The camp detained Russian, Dutch and Polish civilians, as well as Jewish prisoners and political opponents from France, Italy and other countries. During the winter of 1945, according to the removal order, prisoners were forced to live in “excruciating” conditions and to work “to the point of exhaustion and death”.
In March 1945, as British and Canadian forces approached the camp, Berger helped keep prisoners forced to evacuate to the main camp, said Department of Justice officials. During the two-week hike, 70 prisoners died.
After the war, Berger emigrated from Germany to Canada with his wife and daughter and came to the United States in 1959.
“If you had told me only a few years ago that I would find myself in February 2020 – last week – to cross-examine a former Nazi concentration camp guard in an American courtroom, I would have found that hard to believe, “said the judge. The department’s attorney, Eli Rosenbaum, who helped oversee the case and spent years in the department investigating and prosecuting Nazi war criminals in the United States.
Contacted by phone, Berger, now 94, said he was ordered to work in the camp, that he was only there for a short time and did not carry a gun. In the United States, he said he made a living building of stripping machines. He is now a widow with two grandchildren.
“After 75 years, it’s ridiculous. I can’t believe it, ”he said. “I don’t understand how it can happen in a country like this. You force me to leave my house. ”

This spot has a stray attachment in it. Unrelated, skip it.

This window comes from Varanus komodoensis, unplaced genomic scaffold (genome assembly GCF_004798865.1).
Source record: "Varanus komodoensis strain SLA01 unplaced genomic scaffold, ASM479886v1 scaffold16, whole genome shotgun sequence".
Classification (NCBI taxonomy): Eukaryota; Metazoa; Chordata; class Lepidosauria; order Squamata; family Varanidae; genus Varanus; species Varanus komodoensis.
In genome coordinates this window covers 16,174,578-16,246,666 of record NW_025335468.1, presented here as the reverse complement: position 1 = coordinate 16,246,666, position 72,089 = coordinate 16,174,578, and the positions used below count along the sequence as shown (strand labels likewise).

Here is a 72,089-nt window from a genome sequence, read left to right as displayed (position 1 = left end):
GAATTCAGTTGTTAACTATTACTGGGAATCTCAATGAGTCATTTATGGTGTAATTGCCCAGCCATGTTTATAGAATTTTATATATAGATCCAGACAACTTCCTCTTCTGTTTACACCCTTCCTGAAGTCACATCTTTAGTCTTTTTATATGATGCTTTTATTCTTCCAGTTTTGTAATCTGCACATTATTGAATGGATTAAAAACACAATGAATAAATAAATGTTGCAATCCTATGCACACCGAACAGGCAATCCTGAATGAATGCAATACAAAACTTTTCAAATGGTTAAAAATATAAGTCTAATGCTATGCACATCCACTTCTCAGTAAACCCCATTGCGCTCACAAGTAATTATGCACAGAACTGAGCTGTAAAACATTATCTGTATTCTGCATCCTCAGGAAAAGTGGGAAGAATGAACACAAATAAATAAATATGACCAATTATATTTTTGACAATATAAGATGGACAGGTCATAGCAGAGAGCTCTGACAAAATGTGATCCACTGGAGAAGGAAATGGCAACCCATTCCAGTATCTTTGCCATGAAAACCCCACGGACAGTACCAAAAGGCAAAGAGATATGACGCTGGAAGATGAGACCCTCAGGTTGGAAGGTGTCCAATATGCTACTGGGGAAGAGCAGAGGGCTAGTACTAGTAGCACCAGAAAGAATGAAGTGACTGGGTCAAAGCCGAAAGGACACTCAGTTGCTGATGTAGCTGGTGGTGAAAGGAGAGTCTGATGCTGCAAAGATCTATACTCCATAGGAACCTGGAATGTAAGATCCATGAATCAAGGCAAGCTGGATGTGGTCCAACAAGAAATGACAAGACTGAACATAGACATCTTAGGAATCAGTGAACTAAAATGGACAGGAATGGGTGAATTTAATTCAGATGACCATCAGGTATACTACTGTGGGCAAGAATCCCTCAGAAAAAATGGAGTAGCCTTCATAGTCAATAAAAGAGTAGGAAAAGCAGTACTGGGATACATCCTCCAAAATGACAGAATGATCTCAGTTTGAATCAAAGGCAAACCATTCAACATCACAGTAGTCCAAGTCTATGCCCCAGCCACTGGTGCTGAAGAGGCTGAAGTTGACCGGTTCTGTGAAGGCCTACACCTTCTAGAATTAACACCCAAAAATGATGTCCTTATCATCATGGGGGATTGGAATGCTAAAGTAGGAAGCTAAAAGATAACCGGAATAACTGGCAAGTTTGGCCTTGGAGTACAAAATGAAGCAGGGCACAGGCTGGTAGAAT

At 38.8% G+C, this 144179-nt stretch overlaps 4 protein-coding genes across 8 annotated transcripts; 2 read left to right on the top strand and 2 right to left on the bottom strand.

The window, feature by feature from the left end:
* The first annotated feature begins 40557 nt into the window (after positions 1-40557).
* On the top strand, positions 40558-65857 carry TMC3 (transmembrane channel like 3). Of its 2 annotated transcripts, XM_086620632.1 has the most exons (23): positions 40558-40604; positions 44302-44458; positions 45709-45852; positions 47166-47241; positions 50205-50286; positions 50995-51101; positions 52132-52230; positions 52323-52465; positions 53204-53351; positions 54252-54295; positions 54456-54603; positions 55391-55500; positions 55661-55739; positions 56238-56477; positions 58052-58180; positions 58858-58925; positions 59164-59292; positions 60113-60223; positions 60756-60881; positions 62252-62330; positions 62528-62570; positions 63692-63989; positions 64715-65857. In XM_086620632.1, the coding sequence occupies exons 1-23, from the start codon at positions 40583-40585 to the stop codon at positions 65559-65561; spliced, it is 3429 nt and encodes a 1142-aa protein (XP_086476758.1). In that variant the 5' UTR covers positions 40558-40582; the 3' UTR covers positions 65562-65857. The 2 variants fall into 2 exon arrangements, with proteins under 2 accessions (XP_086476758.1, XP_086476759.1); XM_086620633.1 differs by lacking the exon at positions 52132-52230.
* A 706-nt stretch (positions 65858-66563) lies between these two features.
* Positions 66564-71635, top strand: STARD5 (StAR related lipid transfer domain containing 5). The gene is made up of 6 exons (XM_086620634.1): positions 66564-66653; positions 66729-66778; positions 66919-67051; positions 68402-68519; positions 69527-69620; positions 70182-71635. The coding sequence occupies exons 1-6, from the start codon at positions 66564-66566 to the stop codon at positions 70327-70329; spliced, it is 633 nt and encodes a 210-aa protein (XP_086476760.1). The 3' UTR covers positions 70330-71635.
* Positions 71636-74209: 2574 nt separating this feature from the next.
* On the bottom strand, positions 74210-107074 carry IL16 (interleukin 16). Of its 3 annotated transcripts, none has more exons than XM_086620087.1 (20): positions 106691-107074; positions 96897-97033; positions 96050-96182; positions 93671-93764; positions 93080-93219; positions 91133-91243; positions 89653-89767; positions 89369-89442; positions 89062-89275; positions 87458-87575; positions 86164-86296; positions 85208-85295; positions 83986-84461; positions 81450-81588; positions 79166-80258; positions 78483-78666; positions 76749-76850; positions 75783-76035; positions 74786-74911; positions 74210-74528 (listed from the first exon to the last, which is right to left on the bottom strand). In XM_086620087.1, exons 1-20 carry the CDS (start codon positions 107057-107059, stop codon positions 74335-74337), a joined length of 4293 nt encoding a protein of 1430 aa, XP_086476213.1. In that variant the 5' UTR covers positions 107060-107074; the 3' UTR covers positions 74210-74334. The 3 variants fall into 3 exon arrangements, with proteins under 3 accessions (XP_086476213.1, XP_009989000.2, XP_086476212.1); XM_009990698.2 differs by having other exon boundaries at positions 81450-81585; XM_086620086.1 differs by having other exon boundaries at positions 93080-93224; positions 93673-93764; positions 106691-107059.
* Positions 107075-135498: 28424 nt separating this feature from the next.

According to the Ministry of Justice, Berger was a member of the German army and seconded to the concentration camp during the last months of the war. In a two-day trial before the immigration court last week, Berger admitted that he was keeping prisoners forced to work outside of dawn at dusk. He also said that he never asked for a transfer from the camp and that he still receives a pension from Germany for work that included his service in wartime.
Berger said that much of what was determined in court about his work at the camp was based on “lies.”
“I was 19 years old,” he said. “I was ordered to go. “
Department of Justice officials said that Berger came to the United States legally; the federal law which prohibited the entry of persons who helped the Nazi persecution had expired in 1959. At his request, Berger revealed that he had been a member of the German army.
Immigration judge Rebecca L. Holt ordered the dismissal of Berger under a law of 1978, known as the Holtzman Amendment, which prohibits anyone who participated in the Nazi-sponsored persecution from d enter or live in the United States. He has 30 days to appeal the decision to the Falls Church, Virginia Immigration Appeal Board.
“Berger was part of the SS oppressive mechanism that kept concentration camp prisoners in excruciating conditions,” said deputy attorney general Brian A. Benczkowski in a statement. “This decision shows the Department’s continued commitment to seek justice, even late, for victims of Nazi persecution in wartime. “
The Ministry of Justice launched the investigation. Prosecutors and former and current historians of the Ministry of Justice have worked with law enforcement and archive authorities in Germany, Denmark, England, Poland and Russia. Officials from the U.S. Holocaust Memorial Museum also helped.